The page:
Burnley boss backs “student of the game” Joey Barton to make the grade

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Burnley manager Sean Dyche has welcomed Joey Barton into the managerial ranks, praising his former midfielder as “a student of the game”.

Barton will take over League One side Fleetwood in June, as soon as he completes a Football Association ban for gambling.

That was the final controversy in a colourful playing career for the 35-year-old, whose tendency to become involved in distasteful incidents on and off the field often overshadowed his sporting abilities.

But he also cultivated a more cerebral persona, appearing on Question Time, quoting philosophy on Twitter and engaging in a variety of issues away from football.

He enjoyed a close bond with Dyche during two spells at Burnley, helping them win promotion in 2016 and then returning for a final Premier League hurrah last season.

It was, therefore, no surprise to hear Dyche back the unexpected appointment.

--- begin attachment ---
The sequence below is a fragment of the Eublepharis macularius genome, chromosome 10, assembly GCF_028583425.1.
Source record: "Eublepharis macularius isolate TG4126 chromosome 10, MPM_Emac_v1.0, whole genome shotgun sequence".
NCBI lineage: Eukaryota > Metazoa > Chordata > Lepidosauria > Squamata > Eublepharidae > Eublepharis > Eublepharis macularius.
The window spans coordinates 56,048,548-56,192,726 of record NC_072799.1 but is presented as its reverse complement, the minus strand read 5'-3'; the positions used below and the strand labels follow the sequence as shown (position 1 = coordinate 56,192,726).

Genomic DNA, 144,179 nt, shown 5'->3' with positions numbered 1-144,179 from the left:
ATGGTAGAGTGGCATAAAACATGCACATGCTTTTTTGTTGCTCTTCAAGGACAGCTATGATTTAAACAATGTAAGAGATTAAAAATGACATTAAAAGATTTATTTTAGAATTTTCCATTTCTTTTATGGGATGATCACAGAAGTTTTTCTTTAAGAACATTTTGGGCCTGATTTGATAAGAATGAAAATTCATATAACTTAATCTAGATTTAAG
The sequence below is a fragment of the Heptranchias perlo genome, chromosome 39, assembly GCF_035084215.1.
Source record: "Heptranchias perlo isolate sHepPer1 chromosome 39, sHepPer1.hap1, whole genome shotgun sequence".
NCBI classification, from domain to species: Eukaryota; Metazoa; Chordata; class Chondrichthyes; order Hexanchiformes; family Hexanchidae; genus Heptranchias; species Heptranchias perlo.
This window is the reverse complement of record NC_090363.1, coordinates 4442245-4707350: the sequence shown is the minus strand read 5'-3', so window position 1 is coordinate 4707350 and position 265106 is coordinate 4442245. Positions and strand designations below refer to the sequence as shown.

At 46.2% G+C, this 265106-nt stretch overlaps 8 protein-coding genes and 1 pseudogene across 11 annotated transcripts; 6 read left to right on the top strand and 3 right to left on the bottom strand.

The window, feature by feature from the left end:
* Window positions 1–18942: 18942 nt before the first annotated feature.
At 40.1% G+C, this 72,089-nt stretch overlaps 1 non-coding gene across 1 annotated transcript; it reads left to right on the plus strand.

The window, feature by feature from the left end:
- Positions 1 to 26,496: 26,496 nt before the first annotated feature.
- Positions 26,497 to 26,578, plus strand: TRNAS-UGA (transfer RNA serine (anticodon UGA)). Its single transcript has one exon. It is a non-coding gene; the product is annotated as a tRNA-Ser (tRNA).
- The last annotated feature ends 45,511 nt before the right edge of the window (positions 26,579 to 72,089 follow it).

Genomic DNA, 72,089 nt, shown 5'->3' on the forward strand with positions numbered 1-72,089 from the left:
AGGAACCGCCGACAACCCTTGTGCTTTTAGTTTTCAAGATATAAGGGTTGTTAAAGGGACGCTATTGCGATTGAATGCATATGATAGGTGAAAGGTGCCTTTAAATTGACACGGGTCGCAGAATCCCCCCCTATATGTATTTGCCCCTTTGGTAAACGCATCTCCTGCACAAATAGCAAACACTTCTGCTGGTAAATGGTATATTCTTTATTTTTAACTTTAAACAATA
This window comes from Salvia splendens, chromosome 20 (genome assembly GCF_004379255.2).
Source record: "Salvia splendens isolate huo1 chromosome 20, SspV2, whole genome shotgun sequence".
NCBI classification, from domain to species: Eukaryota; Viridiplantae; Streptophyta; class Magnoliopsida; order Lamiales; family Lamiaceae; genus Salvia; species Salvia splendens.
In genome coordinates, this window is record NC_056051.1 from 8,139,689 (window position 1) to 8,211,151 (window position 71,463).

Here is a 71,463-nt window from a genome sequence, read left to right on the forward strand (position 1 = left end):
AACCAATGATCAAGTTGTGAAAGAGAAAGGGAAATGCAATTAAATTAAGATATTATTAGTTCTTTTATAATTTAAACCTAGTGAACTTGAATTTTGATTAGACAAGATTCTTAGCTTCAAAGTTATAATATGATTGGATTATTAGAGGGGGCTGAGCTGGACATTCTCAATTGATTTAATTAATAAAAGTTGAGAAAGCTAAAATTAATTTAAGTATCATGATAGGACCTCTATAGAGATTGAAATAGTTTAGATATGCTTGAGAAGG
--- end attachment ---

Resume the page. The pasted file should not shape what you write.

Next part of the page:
“I don’t think it’s such a surprise to me, he has a thirst to coach and manage,” said the Clarets boss.

“He’s a strong professional, Joey. He was first-class (at Burnley) and there is a student of the game in him.

“He wants to learn and progress. He’s got an opinion for sure, a strong opinion, but he doesn’t think he’s got every answer and he’s willing to listen and take advice.”

Dyche was also impressed to see Barton take a chance in the third tier rather than linger in the wings touting himself for more glamorous posts.

“Fleetwood are a very good club but you could argue he could have waited and tried to get in at a higher level,” he said.

“But he’s accepted the challenge and he’s willing to get his hands dirty. I’ve played in those divisions and it’s not easy.”

Dyche takes his side to relegation-threatened Stoke on Sunday, while his side begin from the relative comfort of seventh place.

A Europa League spot awaits them if results fall in their favour between now and the end of the season – particularly if Chelsea oust Southampton in the FA Cup semi-finals – but Dyche senses no complacency creeping in.

“We’ve shown before when we got to the first big marker – which is still 40 points – the players still have that appetite to play,” he said.

“There’s no question over my group not going into the game with a winning mentality.”

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